+ Remember the viral photo showing a crowded hallway at Georgia's North Paulding High School that got a student suspended and then unsuspended? (I don't expect you to remember it since it was shared like 3 days ago...) The school has reported its first nine cases.


October Surprise

"Six to eight weeks. For proof, look at Germany. Or Thailand. Or France. Or nearly any other country in the world." This is the most perplexing part of the whole pandemic. We know if we shut things down the right way, there's relief on the other side. Without doing the right thing, we have months of uncertainty. NYT Editorial Board: America Could Control the Pandemic by October. Let's Get to It. Wouldn't this be an October surprise that would make everyone happy?


Self Immolation

"A fire inside a police union building led authorities in Portland, Oregon, to declare a riot and force protesters away from the offices as violent demonstrations continue in the city that had hoped for calm after federal agents withdrew more than a week ago." The Wall of Moms and Leaf Blower Dads won a huge political messaging victory in Portland. Those committing violence and vandalism threaten to undo that win. And they're also drowning out the actual point of the protests. Black people in Portland struggle to be heard amid protests.


Byte Me

The plaintiff will be given 15 seconds for opening arguments... "NPR has learned that the lawsuit will argue that President Trump's far-reaching action is unconstitutional because it failed to give the company a chance to respond. It also alleges that the administration's national security justification for the order is baseless, according to the source." TikTok To Sue Trump Administration Over Ban, As Soon As Tuesday. (Let's compromise and just ban Tik Tok until my daughter is old enough to move out of the house...)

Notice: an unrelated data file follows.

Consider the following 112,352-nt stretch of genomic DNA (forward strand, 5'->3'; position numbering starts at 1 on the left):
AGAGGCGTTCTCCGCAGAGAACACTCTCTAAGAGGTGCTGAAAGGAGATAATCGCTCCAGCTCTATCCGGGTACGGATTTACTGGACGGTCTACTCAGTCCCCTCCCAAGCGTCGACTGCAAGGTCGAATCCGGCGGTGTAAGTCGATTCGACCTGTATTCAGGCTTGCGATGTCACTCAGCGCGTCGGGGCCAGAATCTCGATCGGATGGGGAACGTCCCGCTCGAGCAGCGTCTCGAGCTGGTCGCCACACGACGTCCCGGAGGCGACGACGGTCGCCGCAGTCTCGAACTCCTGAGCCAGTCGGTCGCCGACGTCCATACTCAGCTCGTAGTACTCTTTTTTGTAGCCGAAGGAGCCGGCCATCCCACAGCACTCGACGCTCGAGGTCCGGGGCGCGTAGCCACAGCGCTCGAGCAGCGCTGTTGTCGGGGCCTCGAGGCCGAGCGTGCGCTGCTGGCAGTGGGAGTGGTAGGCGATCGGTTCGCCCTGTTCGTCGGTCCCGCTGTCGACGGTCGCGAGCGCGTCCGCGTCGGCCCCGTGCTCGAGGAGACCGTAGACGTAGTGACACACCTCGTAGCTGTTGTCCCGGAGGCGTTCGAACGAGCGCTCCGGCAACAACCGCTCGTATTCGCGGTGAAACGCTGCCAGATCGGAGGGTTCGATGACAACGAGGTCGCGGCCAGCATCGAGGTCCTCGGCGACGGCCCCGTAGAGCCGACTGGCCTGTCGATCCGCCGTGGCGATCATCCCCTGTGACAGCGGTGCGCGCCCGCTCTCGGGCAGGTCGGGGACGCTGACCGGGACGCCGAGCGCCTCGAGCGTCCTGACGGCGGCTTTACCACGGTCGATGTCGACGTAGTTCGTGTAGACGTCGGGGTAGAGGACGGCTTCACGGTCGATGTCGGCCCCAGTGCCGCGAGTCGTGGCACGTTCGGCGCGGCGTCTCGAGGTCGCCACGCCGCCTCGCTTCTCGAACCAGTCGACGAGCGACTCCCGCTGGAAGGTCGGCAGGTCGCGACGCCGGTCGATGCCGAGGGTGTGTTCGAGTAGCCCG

Nasal Passage

"In 2019, the FDA approved Spravato for patients with major depressive disorder who hadn't responded to other treatments. Now, the agency is adding patients who are having suicidal thoughts or have recently attempted to harm themselves or take their own lives." Nasal Spray Is A New Antidepressant Option For People At High Risk of Suicide.


Not So Great Grandpa

Jessica Garrison reveals how a contract killer's 35-year run of murder and mayhem in California's Central Valley reflects a far more widespread injustice: "'I'm going to be honest with you,' the genial-seeming grandfather told one detective from Tulare County, California, one afternoon in June of 2013. 'I killed a lot of, several people, in your county, OK? There was a reason for them and somebody had to take them out.'"


Bottom of the News

"The automatic rice cooker is a mid-century Japanese invention that made a Sisyphean culinary labor as easy as measuring out grain and water and pressing a button. These devices can seem all-knowing. So long as you add water and rice in the right proportions, it's nearly impossible to mess up, as the machines stop cooking at exactly the right point for toothsome rice. But creating an automatic rice cooker was not so easy. In fact, it took decades of inventive leaps, undertaken by some of the biggest names in Japanese technology." The Battle to Invent the Automatic Rice Cooker. (I'm glad I learned about this because my BBQ'd rice hasn't been working out well...)

+ Brain scientists haven't been able to find major differences between women's and men's brains, despite over a century of searching. (They should come to my house. They'd learn the superiority of the female brain in like ten minutes, which is how long it would take me to forget they even did the study...)